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Skilled nursing transactions set a record in 2022 for the highest number of transactions in a single year, according to data from LevinPro LTC.

SNFs still only represented 41% of the total deals in a year that saw long-term care mergers and acquisitions increase by 17%. There were a total of 527 transactions  in senior living and care on the year, compared with 450 transactions in 2021. 

The $14.02 billion spent on 2022 transactions fell by 27% from the $19.32 billion spent on 2021 transactions, based on disclosed prices, however, the company said.

“The year 2022 was a tale of two years: the first eight months of the year, and then the last four when the 10-year Treasury rate rose above 3.5%,” LevinPro’s Ben Swett said. “To many, that moment in September killed a host of deals and caused plenty of investors and lenders to put their pencils down for the rest of the year.”

Mergers and acquisitions slowed slightly in the fourth quarter, with six fewer transactions than the third quarter (106 transactions in the fourth quarter, down from 136 in the third quarter). Fourth-quarter 2022 transactions also are down from the same period in 2021, when 141 transactions closed.

The fourth-quarter 2022 number “represents the lowest quarterly deal total since the first quarter of 2021, when 85 deals were publicly announced, and shows the impact of high-interest rates on the M&A market,” LevinPro LTC noted.

The largest deals of 2022 were Dwyer Workforce Development’s $590 million acquisition of 50 skilled nursing facilities in Texas and the sale of Stonerise Healthcare’s 17 skilled nursing facilities in West Virginia for an estimated $615 million.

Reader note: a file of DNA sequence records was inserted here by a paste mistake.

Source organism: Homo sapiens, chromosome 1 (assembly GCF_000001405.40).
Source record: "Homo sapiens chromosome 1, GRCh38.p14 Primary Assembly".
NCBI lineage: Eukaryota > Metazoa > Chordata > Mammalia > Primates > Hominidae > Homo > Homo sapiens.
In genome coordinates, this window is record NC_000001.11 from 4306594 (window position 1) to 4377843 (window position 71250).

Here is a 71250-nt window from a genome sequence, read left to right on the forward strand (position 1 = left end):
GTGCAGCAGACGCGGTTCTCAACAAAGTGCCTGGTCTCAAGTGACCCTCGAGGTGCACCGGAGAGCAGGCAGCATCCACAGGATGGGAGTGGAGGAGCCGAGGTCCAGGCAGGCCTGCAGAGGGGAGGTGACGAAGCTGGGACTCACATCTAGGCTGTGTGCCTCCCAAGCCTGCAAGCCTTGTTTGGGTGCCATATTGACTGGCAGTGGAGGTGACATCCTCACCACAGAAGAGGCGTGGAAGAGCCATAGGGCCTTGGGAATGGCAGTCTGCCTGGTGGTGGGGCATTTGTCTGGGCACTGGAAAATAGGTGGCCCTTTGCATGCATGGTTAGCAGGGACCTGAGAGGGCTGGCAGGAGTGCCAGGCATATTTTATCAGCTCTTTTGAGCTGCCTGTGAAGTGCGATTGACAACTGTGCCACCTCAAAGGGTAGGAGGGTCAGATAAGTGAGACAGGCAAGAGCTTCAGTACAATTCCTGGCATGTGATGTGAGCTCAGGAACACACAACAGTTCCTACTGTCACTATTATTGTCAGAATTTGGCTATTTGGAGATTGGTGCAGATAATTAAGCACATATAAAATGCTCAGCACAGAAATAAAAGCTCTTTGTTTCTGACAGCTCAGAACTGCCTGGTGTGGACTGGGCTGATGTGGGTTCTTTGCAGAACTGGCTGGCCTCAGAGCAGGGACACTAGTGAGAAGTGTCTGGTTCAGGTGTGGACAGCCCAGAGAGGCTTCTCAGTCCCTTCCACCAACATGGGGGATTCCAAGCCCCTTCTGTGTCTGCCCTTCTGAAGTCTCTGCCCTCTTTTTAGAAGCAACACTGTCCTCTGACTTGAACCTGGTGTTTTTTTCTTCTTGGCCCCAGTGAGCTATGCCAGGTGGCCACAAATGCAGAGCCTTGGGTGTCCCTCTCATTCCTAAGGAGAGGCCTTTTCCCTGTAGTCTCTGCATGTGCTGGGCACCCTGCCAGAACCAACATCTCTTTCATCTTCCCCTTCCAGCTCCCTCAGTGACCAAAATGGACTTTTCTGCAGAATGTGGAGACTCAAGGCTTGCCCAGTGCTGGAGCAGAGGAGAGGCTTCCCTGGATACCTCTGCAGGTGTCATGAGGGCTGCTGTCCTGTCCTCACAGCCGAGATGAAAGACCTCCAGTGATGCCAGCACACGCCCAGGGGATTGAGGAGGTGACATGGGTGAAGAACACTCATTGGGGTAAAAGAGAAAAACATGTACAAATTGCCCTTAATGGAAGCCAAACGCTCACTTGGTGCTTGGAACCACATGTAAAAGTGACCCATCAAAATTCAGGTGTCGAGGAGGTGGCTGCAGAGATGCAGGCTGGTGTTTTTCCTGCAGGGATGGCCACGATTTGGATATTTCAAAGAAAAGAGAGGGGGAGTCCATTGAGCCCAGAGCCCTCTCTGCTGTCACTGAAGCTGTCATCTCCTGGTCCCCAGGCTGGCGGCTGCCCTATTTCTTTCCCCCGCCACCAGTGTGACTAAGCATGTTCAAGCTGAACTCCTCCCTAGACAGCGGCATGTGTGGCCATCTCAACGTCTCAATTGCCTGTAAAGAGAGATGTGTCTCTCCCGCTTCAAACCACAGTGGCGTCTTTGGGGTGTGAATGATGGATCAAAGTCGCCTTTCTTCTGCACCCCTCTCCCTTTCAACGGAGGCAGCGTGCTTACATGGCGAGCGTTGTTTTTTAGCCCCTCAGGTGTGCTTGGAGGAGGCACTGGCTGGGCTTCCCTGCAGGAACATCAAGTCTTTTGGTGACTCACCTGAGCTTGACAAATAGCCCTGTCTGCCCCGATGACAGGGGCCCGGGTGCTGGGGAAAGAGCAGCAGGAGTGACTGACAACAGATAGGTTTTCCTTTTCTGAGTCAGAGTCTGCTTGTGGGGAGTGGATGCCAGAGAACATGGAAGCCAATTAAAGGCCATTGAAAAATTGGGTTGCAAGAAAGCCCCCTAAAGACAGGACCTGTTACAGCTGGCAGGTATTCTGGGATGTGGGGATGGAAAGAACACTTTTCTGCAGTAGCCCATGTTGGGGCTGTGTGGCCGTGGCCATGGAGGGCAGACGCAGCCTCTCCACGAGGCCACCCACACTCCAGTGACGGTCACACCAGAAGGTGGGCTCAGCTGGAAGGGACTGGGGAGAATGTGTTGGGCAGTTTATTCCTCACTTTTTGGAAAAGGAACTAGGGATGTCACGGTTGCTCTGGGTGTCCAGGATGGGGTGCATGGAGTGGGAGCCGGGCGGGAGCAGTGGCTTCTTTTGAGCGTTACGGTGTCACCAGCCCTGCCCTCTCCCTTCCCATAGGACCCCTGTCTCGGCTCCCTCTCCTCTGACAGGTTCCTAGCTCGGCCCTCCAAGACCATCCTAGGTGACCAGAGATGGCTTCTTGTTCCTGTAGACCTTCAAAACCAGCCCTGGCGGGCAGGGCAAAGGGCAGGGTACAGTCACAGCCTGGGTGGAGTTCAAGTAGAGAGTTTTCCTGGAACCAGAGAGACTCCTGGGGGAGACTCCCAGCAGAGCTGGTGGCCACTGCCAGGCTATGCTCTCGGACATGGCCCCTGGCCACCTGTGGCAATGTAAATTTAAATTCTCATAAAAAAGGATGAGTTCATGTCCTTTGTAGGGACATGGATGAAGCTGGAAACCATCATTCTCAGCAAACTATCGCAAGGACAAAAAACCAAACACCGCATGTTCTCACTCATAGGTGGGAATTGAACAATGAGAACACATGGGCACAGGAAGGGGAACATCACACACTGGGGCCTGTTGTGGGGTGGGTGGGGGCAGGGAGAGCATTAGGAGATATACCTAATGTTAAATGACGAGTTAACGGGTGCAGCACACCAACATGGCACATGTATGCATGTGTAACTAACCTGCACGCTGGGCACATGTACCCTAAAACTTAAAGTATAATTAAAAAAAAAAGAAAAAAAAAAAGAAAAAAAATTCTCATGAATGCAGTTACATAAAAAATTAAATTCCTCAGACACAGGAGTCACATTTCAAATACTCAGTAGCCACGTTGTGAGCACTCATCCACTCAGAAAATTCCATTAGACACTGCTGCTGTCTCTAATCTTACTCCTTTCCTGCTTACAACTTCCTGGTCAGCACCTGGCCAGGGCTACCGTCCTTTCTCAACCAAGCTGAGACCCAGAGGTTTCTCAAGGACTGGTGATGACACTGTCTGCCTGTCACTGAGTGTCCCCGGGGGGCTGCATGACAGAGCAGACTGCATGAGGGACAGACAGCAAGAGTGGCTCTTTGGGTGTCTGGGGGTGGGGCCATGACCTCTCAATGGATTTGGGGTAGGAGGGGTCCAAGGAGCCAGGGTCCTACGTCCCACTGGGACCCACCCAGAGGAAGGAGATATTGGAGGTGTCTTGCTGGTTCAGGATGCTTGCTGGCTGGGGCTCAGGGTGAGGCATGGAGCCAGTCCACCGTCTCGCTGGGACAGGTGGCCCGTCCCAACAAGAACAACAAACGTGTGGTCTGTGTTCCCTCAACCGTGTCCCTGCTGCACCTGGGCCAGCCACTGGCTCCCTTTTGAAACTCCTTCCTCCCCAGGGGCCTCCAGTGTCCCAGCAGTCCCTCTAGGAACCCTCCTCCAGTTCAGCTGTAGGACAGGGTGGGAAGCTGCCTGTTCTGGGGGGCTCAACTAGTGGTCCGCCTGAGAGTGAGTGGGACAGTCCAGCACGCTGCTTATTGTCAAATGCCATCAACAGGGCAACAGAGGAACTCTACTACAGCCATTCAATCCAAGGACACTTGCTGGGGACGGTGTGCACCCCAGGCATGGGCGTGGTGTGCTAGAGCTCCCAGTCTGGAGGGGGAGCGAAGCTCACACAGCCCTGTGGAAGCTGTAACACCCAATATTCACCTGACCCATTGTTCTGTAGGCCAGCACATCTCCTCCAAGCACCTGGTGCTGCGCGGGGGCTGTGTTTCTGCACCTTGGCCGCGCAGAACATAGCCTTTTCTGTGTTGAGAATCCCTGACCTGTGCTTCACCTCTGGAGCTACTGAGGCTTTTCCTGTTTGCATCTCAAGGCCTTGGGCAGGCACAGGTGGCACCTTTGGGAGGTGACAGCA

Skilled nursing deals overall represented just 41% of the year’s transactions, with the senior living segments of active adult, independent living, assisted living, memory care, continuing care retirement communities and affordable senior housing making up the other 59%. In the last four months of the year, however, LevinPro LTC said, the proportion of skilled nursing deals increased to 45% of the year’s sales and the proportion of total sales that were skilled nursing properties rose to 67%. Senior living represented 55% of the total deals in the final four months of the year.
Looking ahead to 2023, almost 40% of skilled nursing facility owners, top executives and other administrators responding to a recent McKnight’sLong-Term Care News survey said that they expect that their companies will sell some or all of their nursing home holdings this year. Almost 34% of the respondents also expect their organizations to acquire some facilities this year.